WeatherWhys Blog

Spring storms unleash powerful damage

Spring storms unleash powerful damage
In this April 17, 2011 photo, Jeffery Lee looks at a photograph in the middle of debris that was once his friend's home in Fayetteville, N.C., after a tornado hit the area on Saturday. (AP Photo/The Fayetteville Observer, Andrew Craft)

A couple of Wednesdays ago,  a cold front came through Kern County. It turned 10 degrees cooler in Bakersfield, but that same system moved east to eventually kill 45 people in what would become the biggest tornado outbreak the US has witnessed in years.

A couple of Wednesdays ago,  a cold front came through Kern County. It turned 10 degrees cooler in Bakersfield, but that same system moved east to eventually kill 45 people in what would become the biggest tornado outbreak the US has witnessed in years.

Every season has its character and its intensity. Certainly, we in the central valley know about summer with blistering heat. Winter in much of the country can bring paralyzing snowstorms and blizzards. But of all the periods of time on a calendar, springtime has that potential to take the most intense elements of all seasons to produce life threatening thunderstorms. Such was the case late last week. The polar jet stream cut a trajectory across the southern plains after flowing over the eastern Pacific and California. Once this river of fast moving air in the sky’s upper reaches exited the Rocky Mountains area, it curved north. This provoked heat and humidity from the Gulf of Mexico to stream northward, spiraling into an ever deepening low pressure system over Kansas. Surface barometric pressure dropped dramatically as hot and dry winds started to rush in from the southwestern part of Texas. Cold air still perched over Nebraska was engaged to move south and the perfect toxic mix of elements came together for an atmospheric plague on Oklahoma.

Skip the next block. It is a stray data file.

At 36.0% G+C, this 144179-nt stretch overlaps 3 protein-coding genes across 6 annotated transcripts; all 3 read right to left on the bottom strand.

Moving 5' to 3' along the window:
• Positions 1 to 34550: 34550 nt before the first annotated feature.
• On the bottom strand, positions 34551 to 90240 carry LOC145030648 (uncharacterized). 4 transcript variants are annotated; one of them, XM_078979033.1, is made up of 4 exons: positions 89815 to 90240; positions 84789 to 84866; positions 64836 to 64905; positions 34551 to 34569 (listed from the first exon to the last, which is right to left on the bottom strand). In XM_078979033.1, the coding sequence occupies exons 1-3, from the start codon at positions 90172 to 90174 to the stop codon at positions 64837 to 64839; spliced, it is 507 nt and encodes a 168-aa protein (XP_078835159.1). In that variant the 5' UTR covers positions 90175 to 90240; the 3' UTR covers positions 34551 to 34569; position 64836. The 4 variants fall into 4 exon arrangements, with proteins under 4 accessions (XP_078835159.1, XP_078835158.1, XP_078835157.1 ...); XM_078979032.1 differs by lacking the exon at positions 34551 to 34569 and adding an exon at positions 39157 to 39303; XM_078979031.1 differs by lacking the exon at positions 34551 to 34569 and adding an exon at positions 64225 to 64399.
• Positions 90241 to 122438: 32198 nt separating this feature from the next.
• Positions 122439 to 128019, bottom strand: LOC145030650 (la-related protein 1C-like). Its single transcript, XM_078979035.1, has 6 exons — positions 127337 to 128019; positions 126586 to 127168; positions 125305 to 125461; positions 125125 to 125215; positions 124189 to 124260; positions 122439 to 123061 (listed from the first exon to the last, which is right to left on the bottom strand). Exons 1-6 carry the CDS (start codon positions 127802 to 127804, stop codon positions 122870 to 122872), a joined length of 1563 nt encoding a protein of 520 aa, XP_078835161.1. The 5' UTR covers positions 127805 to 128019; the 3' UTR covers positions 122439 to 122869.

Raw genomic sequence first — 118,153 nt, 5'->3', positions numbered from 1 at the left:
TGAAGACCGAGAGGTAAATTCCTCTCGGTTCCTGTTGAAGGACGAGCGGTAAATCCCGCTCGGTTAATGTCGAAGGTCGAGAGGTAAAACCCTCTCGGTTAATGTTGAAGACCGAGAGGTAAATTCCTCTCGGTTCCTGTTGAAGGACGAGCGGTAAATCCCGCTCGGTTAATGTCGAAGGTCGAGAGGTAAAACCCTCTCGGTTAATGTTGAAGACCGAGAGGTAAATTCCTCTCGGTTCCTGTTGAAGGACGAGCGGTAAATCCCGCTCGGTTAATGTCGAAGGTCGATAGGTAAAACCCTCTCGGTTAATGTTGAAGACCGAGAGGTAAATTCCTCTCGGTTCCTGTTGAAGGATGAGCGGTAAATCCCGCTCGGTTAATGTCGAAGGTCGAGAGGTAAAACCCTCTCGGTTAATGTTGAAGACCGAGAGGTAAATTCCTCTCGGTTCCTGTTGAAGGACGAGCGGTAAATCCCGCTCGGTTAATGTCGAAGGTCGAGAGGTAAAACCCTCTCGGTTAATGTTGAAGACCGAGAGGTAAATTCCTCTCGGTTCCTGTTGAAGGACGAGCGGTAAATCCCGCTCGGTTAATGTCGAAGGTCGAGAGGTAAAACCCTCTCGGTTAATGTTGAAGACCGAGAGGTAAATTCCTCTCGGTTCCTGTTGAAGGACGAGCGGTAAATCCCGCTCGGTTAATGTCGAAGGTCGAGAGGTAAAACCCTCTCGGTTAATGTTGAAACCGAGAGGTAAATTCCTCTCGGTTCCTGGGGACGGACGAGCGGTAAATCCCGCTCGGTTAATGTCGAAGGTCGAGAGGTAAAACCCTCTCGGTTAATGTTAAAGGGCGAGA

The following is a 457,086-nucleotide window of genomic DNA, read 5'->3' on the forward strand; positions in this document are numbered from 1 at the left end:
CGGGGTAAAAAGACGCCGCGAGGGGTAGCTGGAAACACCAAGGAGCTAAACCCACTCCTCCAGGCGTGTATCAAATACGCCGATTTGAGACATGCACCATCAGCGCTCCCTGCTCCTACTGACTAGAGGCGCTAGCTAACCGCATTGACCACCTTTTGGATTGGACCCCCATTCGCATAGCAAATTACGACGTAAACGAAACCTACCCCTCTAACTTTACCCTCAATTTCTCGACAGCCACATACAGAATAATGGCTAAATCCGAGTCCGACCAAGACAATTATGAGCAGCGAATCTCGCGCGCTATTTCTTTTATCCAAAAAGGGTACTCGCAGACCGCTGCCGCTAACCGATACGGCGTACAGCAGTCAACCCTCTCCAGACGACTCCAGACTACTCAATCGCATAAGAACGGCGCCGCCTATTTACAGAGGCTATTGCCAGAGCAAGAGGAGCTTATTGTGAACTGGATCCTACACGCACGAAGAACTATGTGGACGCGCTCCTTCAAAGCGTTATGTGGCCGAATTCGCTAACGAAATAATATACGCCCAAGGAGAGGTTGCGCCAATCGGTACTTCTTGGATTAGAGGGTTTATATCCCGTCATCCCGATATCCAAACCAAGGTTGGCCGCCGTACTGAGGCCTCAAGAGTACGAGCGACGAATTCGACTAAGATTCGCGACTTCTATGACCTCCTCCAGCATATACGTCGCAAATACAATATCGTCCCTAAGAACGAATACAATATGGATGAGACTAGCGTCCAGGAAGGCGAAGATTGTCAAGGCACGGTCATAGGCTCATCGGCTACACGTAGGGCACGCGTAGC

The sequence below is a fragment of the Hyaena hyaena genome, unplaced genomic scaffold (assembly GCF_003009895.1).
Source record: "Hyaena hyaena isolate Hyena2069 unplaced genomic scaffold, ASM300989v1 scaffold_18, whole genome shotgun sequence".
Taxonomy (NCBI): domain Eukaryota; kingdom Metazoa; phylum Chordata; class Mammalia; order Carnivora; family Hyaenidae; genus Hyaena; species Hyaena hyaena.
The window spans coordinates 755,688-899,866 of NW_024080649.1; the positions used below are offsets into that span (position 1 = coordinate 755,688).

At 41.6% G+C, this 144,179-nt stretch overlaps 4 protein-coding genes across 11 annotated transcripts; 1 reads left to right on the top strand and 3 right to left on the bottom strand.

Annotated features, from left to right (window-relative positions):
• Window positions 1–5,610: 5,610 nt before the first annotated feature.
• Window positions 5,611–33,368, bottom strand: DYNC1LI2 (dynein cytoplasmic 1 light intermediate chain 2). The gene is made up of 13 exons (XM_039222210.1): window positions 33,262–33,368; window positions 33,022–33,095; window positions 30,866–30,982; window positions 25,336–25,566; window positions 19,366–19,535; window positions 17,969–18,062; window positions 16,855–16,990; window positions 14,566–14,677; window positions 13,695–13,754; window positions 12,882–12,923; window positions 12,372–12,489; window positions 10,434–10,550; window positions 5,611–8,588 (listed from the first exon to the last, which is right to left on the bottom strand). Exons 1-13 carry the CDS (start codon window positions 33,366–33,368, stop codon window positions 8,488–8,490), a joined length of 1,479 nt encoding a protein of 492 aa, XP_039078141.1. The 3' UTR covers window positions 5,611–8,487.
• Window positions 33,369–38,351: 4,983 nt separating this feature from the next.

I remember watching the first tornado develop on radar Thursday afternoon, April 14, about 3 PM Pacific Time. It spun up just south of Paul’s Valley, Oklahoma and exhibited a classic tornado signature on the imagery. That was the beginning. By Saturday evening, 322 tornadoes had ravaged the country from Oklahoma to Virginia. So far this year, a total of 563 tornadoes have touched down. The 3-year average to date is 296 and the average for an entire calendar year is 1376. Obviously we are way ahead of schedule considering May is usually the busiest tornado month of the year. 50 people have been killed by tornadoes this year so far, 45 during this most recent outbreak. The 3-year average is 64 tornado related deaths annually. Additionally, just a few weeks ago on April 4th an astounding total of 1476 severe storm reports were tabulated by the Storm Prediction Center. This was, to my understanding a one-day record. It also occurred on the 37th anniversary of the Super Outbreak of April 3-4, 1974 during which 148 tornadoes touched down in 13 states. 310 people were killed in the U.S. and 8 in Canada. 7 of those tornadoes were rated F5, the most severe. This was one of only a handful with over 100 confirmed tornadoes, including a 180 tornado outbreak May 4-6, 2003 and 115 tornadoes during Hurricane Beulah in 1967. Additional tornadic activity has raged over the heartland of America with the first powerful EF-4 tornado of the year striking the St. Louis International Airport on Good Friday. Amazingly, no one was killed. It was the first time since 1967 St. Louis has taken the brunt of a tornado. Damage may surpass $1 Billion- in this year of the tornado.